The Green route (I)
Start of service: May 26 1877
End of service: 1878?
Route: From Stuart & Bay (Although the Great Western Railway station at Stuart & Caroline was the advertised terminus) to King & Burlington (today's Sanford) via Stuart, James and King St
Antecessor route: Eastern Branch
May 26 1877
The Green route was previously called the Eastern Branch, and was renamed to match the colour of the horsecars on its route. The Green route ran from from Stuart & Bay to King &
Wentworth via Stuart, James and King St East. However, the HSR depicted the nearby second Stuart St station as the Stuart terminus.
The Green Route was renamed the GWR Station and King Street East Route, although it was informally still called
the Green Route.
The Green route (II)
Start of service: July 11, 1887
End of service: Dec 31, 1892
Route: From Stuart & Bay to King & Burlington (today's Sanford) via Stuart, James and King St East.
Antecessor route: GTR Station & King Street East
July 11, 1887
The GTR Station and King Street East Route is renamed back to the Green Route.
The construction of the East Car Barn at King & Burlington (today's Sanford Ave) resulted in the tracks being removed from Wentworth and from Main St west of Burlington Ave, and were relaid
on Burlington and on King, west of Burlington. The Green route was extended east to Burlington.
The HSR electrified most of its system in 1892. The installation of poles for the overhead wires on the Green
route began at King St E & Burlington on April 12. By April 16 the poles had reached Ferguson, and all wooden poles along King St E were installed by April 18. Installation of the overhead
wiring began on April 19. The installation of poles for the overhead wires on James St North began at Cannon on April 18. Work began on spreading apart the set of double tracks on King St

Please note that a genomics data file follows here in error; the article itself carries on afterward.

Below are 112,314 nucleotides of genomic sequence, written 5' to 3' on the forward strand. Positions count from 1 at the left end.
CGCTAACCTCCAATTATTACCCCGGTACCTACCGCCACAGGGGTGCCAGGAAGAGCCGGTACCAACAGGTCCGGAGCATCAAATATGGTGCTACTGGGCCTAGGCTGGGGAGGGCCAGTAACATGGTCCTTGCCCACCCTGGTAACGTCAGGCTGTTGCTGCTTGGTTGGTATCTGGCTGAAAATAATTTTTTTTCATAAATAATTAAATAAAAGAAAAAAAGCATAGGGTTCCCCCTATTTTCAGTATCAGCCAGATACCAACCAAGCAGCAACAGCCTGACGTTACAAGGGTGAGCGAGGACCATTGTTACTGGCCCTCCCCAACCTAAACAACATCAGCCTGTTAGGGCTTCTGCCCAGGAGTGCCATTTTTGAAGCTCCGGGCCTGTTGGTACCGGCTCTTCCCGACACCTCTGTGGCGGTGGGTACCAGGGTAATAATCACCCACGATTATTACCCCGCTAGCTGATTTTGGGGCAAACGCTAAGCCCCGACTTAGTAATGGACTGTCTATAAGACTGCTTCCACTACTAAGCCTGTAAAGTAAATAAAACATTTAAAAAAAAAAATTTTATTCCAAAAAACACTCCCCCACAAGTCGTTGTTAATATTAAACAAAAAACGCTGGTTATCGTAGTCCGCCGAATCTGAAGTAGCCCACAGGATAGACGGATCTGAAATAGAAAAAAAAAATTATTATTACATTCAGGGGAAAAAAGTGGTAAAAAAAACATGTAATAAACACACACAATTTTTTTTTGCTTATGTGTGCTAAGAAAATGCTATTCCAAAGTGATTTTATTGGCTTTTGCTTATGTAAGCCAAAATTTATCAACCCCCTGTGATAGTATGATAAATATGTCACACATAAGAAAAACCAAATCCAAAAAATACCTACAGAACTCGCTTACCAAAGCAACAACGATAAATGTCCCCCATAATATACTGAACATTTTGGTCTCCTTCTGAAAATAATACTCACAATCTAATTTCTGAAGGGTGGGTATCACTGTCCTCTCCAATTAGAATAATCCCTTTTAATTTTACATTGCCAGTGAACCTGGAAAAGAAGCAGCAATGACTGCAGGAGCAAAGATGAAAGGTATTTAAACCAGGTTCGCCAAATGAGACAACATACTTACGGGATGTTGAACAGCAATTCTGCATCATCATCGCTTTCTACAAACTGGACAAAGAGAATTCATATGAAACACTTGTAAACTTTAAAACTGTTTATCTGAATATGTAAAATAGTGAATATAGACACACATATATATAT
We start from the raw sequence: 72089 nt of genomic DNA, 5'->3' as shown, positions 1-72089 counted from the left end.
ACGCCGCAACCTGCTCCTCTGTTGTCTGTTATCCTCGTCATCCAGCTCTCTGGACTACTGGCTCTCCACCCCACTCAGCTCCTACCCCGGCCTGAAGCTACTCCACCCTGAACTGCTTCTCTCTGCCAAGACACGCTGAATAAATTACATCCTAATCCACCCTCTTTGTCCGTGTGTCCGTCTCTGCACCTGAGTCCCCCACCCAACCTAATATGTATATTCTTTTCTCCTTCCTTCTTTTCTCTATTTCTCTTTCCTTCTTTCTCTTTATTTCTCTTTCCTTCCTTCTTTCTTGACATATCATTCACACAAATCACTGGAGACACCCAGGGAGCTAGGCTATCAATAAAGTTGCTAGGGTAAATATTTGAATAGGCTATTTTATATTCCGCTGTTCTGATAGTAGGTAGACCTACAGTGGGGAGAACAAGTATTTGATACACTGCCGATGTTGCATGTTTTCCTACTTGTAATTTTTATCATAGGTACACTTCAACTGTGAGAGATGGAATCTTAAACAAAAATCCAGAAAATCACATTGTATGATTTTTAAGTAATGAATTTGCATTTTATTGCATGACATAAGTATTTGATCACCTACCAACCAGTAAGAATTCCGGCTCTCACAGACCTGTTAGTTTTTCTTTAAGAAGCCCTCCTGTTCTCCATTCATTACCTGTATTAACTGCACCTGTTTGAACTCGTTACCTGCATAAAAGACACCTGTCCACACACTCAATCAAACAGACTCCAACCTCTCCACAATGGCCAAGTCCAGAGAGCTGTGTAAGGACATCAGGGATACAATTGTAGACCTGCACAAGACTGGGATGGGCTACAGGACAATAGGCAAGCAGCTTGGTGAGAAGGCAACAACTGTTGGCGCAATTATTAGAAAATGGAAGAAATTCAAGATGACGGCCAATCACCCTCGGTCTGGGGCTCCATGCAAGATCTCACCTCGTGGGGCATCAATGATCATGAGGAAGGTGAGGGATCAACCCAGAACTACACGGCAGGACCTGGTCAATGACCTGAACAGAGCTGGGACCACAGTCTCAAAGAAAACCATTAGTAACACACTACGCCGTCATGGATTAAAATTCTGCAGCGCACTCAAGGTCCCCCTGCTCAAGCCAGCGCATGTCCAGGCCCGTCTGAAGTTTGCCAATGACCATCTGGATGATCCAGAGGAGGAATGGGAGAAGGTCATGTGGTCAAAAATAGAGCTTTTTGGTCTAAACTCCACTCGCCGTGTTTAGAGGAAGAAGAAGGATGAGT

East between James & Mary on April 26. This was to allow for the installation of iron poles between the tracks for the overhead wires.
June 29, 1892
The Green route is the first route converted to electric operations. Also at this time, the route was extended west along Stuart to the Grand Trunk Railway (GTR) Station at Caroline, as the
more powerful electric streetcars could climb the hill on Stuart St.
October 6, 1892
the HSR's double track that had existed before 1892 was not rebuilt when the system was electrified. Due to its age and the faster, heavier streetcars now running on it, this track very
quickly broke down. On October 6, crews were installing a new crossover on James at York, and repairing the switches at James & King.
Before Jan 1, 1893
At the end of the year, the HSR renamed the Green route the King St East & GTR route.
HSR 41 at Gore park in August 1892. This is one of the earliest photos of an electric streetcar in Hamilton, taken as part of an avertising pamphlet about the City of Hamilton for the 1893 Chicago World's Fair (Photo courtesy of the Toronto Public Library, Digital Collections)
“Hamilton Street Railway Time Table” May 26, 1877, pg 3
“Hamilton Street Railway Time Table” February 19, 1878, pg 3
"Traveller's Guide" November 18, 1879, pg 3
"Traveller's Guide" July 11, 1887, pg 3
“The Street Cars - What is Being Done in the Trolleyward Direction” Apr 12 1892, pg 1
“To Start Next Week - Converting the Street Railway into an Electric System” Apr 16 1892, pg 1
“The Street Railway - A City Firm to Make the Iron Work For the Power House” Apr 18 1892, pg 1
“Brief Local Items” Apr 26 1892, pg 8
“Brief Local Items” Oct 6 1892, pg 1
Mills, John M. Cataract Traction; The Railways of Hamilton. Toronto: Upper Canada Railway Society/Ontario Electric Railway Historical Association, 1971